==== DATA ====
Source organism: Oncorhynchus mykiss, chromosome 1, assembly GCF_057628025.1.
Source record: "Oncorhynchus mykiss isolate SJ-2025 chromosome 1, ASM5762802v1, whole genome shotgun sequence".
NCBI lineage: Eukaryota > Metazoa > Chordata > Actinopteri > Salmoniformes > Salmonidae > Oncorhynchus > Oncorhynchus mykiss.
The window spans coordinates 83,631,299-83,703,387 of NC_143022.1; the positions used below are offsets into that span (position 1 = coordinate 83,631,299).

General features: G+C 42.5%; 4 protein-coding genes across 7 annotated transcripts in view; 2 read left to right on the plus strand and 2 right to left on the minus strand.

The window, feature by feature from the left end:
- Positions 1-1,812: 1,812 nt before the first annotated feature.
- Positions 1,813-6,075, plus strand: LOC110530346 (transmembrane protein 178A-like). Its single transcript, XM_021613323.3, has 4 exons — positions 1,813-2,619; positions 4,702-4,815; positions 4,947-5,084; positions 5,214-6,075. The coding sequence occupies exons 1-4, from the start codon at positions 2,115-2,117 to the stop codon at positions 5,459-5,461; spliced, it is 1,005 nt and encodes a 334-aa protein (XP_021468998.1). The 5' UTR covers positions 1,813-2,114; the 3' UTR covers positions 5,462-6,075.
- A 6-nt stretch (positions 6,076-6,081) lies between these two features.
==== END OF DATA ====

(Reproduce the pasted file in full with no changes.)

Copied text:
Source organism: Oncorhynchus mykiss, chromosome 1, assembly GCF_057628025.1.
Source record: "Oncorhynchus mykiss isolate SJ-2025 chromosome 1, ASM5762802v1, whole genome shotgun sequence".
NCBI lineage: Eukaryota > Metazoa > Chordata > Actinopteri > Salmoniformes > Salmonidae > Oncorhynchus > Oncorhynchus mykiss.
The window spans coordinates 83,631,299-83,703,387 of NC_143022.1; the positions used below are offsets into that span (position 1 = coordinate 83,631,299).

General features: G+C 42.5%; 4 protein-coding genes across 7 annotated transcripts in view; 2 read left to right on the plus strand and 2 right to left on the minus strand.

The window, feature by feature from the left end:
- Positions 1-1,812: 1,812 nt before the first annotated feature.
- Positions 1,813-6,075, plus strand: LOC110530346 (transmembrane protein 178A-like). Its single transcript, XM_021613323.3, has 4 exons — positions 1,813-2,619; positions 4,702-4,815; positions 4,947-5,084; positions 5,214-6,075. The coding sequence occupies exons 1-4, from the start codon at positions 2,115-2,117 to the stop codon at positions 5,459-5,461; spliced, it is 1,005 nt and encodes a 334-aa protein (XP_021468998.1). The 5' UTR covers positions 1,813-2,114; the 3' UTR covers positions 5,462-6,075.
- A 6-nt stretch (positions 6,076-6,081) lies between these two features.